Two Michigan Football Captains Transfer, But Not Quietly


McNamara celebrates with All (middle) after connecting for a touchdown. Photo Credit: Randy Litzinger via Getty Images

Graham Barker, Editor in Chief

Earlier this month, two senior captains of the Michigan football team announced they would enter the transfer portal: quarterback Cade McNamara and tight end Erick All.

McNamara’s decision was expected and is almost common sense after losing his previous role of starting QB to the younger JJ McCarthy, but All’s departure was a surprise to many fans.  Although Luke Schoonmaker and Colston Loveland have thrived at TE since All went down with a season-ending injury early this fall, the senior was still widely assumed to be next year’s starter, especially with inklings that Schoonmaker would be declaring for the draft after this year.

Michigan fans’ confusion was heightened further when All wrote in one of two tweets about his transfer, “Not everything/everyone are what they seem and I learned that from my time here at Michigan.”

Nothing official has come out, but rumors have arisen that All had a disagreement with Michigan’s medical staff over his injury, rumors followed by a lengthy statement defending All from one of the Florida doctors involved with his surgery. The doctor, Michael O’Neal, said that All “lost confidence” in the Michigan staff regarding his injury.

Unfortunately, people outside the program will likely never know the exact dispute or issue that All had with people at Michigan that led to his transfer.

Just two days later, McNamara appeared on his former private coach Jordan Palmer’s podcast, The Room, on which more drama arose. Palmer started the approximately seven-minute segment on McNamara’s career with Michigan by prodding McNamara to throw his former school under the bus.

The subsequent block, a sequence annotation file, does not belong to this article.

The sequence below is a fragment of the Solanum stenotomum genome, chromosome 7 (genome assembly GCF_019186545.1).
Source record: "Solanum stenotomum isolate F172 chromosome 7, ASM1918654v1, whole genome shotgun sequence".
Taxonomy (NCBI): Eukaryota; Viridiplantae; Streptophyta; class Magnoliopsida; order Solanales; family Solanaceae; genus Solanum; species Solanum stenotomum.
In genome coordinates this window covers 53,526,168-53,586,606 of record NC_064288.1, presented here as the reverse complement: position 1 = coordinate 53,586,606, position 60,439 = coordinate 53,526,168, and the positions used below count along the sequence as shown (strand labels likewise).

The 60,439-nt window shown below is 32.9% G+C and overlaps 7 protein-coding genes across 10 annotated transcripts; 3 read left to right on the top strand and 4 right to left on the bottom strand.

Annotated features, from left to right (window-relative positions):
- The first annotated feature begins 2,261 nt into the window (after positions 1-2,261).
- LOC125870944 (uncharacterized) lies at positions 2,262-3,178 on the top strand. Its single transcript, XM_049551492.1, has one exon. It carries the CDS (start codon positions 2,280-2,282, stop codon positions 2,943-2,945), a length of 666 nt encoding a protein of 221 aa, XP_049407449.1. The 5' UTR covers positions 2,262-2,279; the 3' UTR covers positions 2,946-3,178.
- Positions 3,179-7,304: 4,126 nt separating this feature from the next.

Palmer called Michigan “thankless” after Cade had led them to their first College Football Playoff berth the year prior, and seemingly refused to say JJ McCarthy’s name, instead referring to him as “the other guy” throughout the segment.

McNamara didn’t hold the same stubbornness towards McCarthy, but did seem to feel that he wasn’t given a fair chance, even though coach Jim Harbaugh gave the two quarterbacks a full game each to start the season before announcing a starter. This was an unprecedented move and one that, in retrospect, looked more like a courtesy to McNamara than a true audition.

McNamara also discussed his own injury, saying that, after he went down against UConn, it was discovered that he had torn his patella last season and had been playing on it for almost a year. He, like All, got an outside opinion on the issue and ended up getting a surgery that he says Michigan advised against.

Although McNamara didn’t express any real issues with players or coaches outside of the competitiveness you would expect from a college quarterback, people began to question whether there was any sort-of culture problem at Michigan.

Luke Schoonmaker tried to silence any doubt on Twitter, retweeting a fan who said “there is absolutely NOT a culture problem” and adding himself, “I love my brothers and we’ve got the best coach in the world!!!”. McCarthy replied, “That’s my captain,” a potential slight at All and McNamara.

So, while there doesn’t seem to be any culture problem between players and coaches, the details and full, true stories of the transfers’ medical disputes with Michigan remain to be seen. It’s definitely troubling to see two captains exit the program for what could be a similar reason like this, though, and it’ll be interesting to see if any more problems arise from the medical staff.

Quickly after entering the portal, McNamara announced that he’s headed to Iowa, and on the 14th, All decided to join him. The duo will look to improve a Hawkeye offense that was 2nd-to-last in conference scoring this year. Michigan isn’t currently going after any quarterbacks or tight ends in the transfer portal and seems to be satisfied with their depth at both positions.